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SQL Query: 3 Methods for Calculating Cumulative SUM

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SQL provides various constructs for calculating cumulative sums, offering flexibility and efficiency in data analysis. In this article, we explore three distinct SQL queries that facilitate the computation of cumulative sums. Each query leverages different SQL constructs to achieve the desired outcome, catering to diverse analytical needs and preferences. Using Window Functions (e.g., PostgreSQL, SQL Server, Oracle) SELECT id, value, SUM(value) OVER (ORDER BY id) AS cumulative_sum  FROM your_table; This query uses the SUM() window function with the OVER clause to calculate the cumulative sum of the value column ordered by the id column. Using Subqueries (e.g., MySQL, SQLite): SELECT t1.id, t1.value, SUM(t2.value) AS cumulative_sum FROM your_table t1 JOIN your_table t2 ON t1.id >= t2.id GROUP BY t1.id, t1.value ORDER BY t1.id; This query uses a self-join to calculate the cumulative sum. It joins the table with itself, matching rows where the id in the first table is greater than or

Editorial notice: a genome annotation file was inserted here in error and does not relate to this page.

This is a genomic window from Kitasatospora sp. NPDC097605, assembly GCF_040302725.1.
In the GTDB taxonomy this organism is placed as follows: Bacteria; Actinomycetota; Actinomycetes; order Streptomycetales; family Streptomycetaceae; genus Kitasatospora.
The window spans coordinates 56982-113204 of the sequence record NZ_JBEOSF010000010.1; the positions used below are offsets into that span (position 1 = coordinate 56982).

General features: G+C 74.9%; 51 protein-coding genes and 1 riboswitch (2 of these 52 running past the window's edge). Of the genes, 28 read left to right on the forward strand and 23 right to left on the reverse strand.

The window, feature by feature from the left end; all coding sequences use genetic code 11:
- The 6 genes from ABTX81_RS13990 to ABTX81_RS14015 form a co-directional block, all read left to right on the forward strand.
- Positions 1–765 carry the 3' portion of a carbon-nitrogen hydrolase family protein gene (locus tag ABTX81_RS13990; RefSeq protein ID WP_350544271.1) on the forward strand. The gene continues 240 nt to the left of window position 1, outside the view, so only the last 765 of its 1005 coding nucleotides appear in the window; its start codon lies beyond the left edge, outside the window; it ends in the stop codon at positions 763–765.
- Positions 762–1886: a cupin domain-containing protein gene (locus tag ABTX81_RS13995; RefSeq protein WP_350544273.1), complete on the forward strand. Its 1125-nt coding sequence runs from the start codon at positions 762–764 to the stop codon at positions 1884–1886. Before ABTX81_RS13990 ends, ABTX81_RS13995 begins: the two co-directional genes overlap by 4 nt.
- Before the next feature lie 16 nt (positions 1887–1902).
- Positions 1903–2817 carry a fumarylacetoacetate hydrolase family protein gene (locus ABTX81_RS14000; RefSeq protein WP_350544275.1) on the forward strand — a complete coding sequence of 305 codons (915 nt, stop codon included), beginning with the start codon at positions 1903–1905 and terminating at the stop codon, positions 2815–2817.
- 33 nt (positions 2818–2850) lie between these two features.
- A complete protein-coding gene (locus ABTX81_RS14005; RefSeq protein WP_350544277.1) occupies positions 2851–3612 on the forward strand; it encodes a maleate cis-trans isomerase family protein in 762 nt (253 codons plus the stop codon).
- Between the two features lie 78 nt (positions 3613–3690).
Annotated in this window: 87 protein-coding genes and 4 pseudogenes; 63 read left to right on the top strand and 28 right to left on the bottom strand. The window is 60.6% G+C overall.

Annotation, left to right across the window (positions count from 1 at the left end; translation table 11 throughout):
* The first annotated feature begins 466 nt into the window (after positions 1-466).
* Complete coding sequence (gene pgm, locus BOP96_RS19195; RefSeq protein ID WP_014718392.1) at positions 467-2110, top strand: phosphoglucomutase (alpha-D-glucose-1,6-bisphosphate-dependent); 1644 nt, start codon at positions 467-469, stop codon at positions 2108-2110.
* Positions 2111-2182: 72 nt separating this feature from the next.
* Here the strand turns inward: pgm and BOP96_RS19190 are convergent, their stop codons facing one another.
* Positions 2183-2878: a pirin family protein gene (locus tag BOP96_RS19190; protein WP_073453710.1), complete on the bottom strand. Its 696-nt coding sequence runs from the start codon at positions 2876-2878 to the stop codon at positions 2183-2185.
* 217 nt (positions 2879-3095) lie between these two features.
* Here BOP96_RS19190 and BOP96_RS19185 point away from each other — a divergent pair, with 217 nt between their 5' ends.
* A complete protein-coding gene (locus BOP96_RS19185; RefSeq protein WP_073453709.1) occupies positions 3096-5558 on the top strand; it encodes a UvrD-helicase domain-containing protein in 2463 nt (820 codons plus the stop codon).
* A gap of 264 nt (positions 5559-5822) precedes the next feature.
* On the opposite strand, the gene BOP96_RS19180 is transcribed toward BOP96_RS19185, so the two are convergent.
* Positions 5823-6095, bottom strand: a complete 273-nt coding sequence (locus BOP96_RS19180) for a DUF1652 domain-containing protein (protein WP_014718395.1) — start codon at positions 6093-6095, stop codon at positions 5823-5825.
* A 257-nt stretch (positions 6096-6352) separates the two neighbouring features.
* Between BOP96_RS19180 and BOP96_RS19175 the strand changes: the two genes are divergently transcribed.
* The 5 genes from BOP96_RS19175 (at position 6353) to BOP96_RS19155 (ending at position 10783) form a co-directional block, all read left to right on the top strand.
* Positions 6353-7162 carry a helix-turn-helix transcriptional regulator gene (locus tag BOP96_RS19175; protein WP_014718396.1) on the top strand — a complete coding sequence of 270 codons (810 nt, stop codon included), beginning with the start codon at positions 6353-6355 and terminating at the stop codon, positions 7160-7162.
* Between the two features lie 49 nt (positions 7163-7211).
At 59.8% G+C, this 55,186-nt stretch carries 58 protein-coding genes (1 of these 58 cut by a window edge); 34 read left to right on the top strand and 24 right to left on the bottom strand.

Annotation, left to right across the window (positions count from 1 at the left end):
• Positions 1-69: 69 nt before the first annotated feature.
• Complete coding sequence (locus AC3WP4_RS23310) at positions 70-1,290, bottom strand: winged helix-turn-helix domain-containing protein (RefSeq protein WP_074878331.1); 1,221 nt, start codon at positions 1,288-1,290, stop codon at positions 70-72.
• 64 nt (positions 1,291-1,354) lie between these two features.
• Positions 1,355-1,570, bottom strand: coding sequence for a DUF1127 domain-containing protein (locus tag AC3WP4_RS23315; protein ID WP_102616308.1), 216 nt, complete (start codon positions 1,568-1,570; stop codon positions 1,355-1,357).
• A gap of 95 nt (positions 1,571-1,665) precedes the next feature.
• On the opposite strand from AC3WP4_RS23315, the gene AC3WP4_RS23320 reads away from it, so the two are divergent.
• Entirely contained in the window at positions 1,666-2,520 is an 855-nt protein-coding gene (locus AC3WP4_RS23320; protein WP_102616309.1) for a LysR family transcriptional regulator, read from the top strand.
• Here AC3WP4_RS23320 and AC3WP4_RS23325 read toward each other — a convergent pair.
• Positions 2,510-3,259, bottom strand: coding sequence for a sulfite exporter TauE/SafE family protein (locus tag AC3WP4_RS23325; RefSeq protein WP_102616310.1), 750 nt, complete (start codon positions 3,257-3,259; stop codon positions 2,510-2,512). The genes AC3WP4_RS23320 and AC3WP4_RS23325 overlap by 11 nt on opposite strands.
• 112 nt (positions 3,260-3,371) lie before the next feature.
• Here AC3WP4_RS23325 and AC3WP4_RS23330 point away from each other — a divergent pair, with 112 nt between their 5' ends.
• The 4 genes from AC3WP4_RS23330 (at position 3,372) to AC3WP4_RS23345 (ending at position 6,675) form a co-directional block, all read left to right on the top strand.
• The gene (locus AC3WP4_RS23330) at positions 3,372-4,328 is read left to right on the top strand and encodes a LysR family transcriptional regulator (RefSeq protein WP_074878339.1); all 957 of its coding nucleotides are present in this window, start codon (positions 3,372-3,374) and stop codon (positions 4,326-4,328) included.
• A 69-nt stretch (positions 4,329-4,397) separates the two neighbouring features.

R objects useful command to delete them

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R-Commands The entities that R creates and manipulates are known as objects. These may be variables, arrays of numbers, character strings, functions, or more general structures built from such components. During an R session, objects are created and stored by name. This post tells you how to delete them. The R command > objects() (alternatively, ls()) can be used to display the names of (most of) the objects which are currently stored within R. The collection of objects currently stored is called the workspace. The data visualization in R Language with GGplot a good idea to start. To remove objects the function rm is available: > rm(x, y, z, ink, junk, temp, foo, bar) All objects created during an R session can be stored permanently in a file for use in future  R sessions. At the end of each R session you are given the opportunity to save all the currently available objects. If you indicate that you want to do this, the objects are written to a file called  .